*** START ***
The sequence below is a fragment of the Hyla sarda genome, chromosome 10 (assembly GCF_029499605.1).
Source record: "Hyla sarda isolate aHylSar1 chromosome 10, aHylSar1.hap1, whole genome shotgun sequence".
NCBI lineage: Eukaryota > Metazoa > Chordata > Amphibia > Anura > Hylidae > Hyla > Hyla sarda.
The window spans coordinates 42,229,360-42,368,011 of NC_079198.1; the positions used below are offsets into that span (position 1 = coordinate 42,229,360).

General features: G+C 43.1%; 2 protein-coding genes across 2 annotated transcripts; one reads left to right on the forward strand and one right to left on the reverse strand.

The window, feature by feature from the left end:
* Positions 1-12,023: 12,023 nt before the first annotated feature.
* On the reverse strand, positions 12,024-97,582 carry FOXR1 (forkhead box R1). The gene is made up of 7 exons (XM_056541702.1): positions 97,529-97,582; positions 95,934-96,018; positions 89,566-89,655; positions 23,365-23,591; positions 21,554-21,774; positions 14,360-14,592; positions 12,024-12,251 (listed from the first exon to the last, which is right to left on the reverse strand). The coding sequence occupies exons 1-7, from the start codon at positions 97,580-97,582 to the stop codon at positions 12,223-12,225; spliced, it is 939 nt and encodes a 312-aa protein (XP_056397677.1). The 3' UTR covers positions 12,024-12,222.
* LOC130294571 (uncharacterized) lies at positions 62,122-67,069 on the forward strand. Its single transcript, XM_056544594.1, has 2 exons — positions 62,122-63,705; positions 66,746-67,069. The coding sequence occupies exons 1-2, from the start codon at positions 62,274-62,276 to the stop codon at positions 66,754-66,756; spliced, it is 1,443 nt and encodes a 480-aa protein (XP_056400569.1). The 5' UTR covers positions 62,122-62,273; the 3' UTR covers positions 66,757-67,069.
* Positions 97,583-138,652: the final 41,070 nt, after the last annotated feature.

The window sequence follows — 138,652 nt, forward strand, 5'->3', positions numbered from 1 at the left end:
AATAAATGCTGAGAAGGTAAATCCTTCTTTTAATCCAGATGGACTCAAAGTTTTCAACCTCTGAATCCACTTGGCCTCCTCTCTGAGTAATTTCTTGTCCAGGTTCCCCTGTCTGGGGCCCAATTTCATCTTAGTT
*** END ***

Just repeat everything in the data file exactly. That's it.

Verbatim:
The sequence below is a fragment of the Hyla sarda genome, chromosome 10 (assembly GCF_029499605.1).
Source record: "Hyla sarda isolate aHylSar1 chromosome 10, aHylSar1.hap1, whole genome shotgun sequence".
NCBI lineage: Eukaryota > Metazoa > Chordata > Amphibia > Anura > Hylidae > Hyla > Hyla sarda.
The window spans coordinates 42,229,360-42,368,011 of NC_079198.1; the positions used below are offsets into that span (position 1 = coordinate 42,229,360).

General features: G+C 43.1%; 2 protein-coding genes across 2 annotated transcripts; one reads left to right on the forward strand and one right to left on the reverse strand.

The window, feature by feature from the left end:
* Positions 1-12,023: 12,023 nt before the first annotated feature.
* On the reverse strand, positions 12,024-97,582 carry FOXR1 (forkhead box R1). The gene is made up of 7 exons (XM_056541702.1): positions 97,529-97,582; positions 95,934-96,018; positions 89,566-89,655; positions 23,365-23,591; positions 21,554-21,774; positions 14,360-14,592; positions 12,024-12,251 (listed from the first exon to the last, which is right to left on the reverse strand). The coding sequence occupies exons 1-7, from the start codon at positions 97,580-97,582 to the stop codon at positions 12,223-12,225; spliced, it is 939 nt and encodes a 312-aa protein (XP_056397677.1). The 3' UTR covers positions 12,024-12,222.
* LOC130294571 (uncharacterized) lies at positions 62,122-67,069 on the forward strand. Its single transcript, XM_056544594.1, has 2 exons — positions 62,122-63,705; positions 66,746-67,069. The coding sequence occupies exons 1-2, from the start codon at positions 62,274-62,276 to the stop codon at positions 66,754-66,756; spliced, it is 1,443 nt and encodes a 480-aa protein (XP_056400569.1). The 5' UTR covers positions 62,122-62,273; the 3' UTR covers positions 66,757-67,069.
* Positions 97,583-138,652: the final 41,070 nt, after the last annotated feature.

The window sequence follows — 138,652 nt, forward strand, 5'->3', positions numbered from 1 at the left end:
AATAAATGCTGAGAAGGTAAATCCTTCTTTTAATCCAGATGGACTCAAAGTTTTCAACCTCTGAATCCACTTGGCCTCCTCTCTGAGTAATTTCTTGTCCAGGTTCCCCTGTCTGGGGCCCAATTTCATCTTAGTT